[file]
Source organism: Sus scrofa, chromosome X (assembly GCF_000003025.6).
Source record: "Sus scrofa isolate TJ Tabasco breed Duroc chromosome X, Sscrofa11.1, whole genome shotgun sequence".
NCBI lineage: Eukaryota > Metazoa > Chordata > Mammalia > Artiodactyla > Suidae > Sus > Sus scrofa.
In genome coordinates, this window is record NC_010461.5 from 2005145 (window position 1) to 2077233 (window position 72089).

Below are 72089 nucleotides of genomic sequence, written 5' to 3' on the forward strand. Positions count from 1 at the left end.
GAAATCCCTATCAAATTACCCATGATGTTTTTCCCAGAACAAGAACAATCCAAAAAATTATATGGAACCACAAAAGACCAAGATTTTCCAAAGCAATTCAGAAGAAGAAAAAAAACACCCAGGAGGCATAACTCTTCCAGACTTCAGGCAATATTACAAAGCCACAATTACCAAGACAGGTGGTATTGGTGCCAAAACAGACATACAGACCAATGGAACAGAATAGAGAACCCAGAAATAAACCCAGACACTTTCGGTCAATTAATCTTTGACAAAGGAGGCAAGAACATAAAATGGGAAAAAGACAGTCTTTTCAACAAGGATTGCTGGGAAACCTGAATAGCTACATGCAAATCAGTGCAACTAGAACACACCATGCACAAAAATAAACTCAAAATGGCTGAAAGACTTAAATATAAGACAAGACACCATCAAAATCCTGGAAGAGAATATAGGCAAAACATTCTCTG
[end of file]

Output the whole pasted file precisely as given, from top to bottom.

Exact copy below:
Source organism: Sus scrofa, chromosome X (assembly GCF_000003025.6).
Source record: "Sus scrofa isolate TJ Tabasco breed Duroc chromosome X, Sscrofa11.1, whole genome shotgun sequence".
NCBI lineage: Eukaryota > Metazoa > Chordata > Mammalia > Artiodactyla > Suidae > Sus > Sus scrofa.
In genome coordinates, this window is record NC_010461.5 from 2005145 (window position 1) to 2077233 (window position 72089).

Below are 72089 nucleotides of genomic sequence, written 5' to 3' on the forward strand. Positions count from 1 at the left end.
GAAATCCCTATCAAATTACCCATGATGTTTTTCCCAGAACAAGAACAATCCAAAAAATTATATGGAACCACAAAAGACCAAGATTTTCCAAAGCAATTCAGAAGAAGAAAAAAAACACCCAGGAGGCATAACTCTTCCAGACTTCAGGCAATATTACAAAGCCACAATTACCAAGACAGGTGGTATTGGTGCCAAAACAGACATACAGACCAATGGAACAGAATAGAGAACCCAGAAATAAACCCAGACACTTTCGGTCAATTAATCTTTGACAAAGGAGGCAAGAACATAAAATGGGAAAAAGACAGTCTTTTCAACAAGGATTGCTGGGAAACCTGAATAGCTACATGCAAATCAGTGCAACTAGAACACACCATGCACAAAAATAAACTCAAAATGGCTGAAAGACTTAAATATAAGACAAGACACCATCAAAATCCTGGAAGAGAATATAGGCAAAACATTCTCTG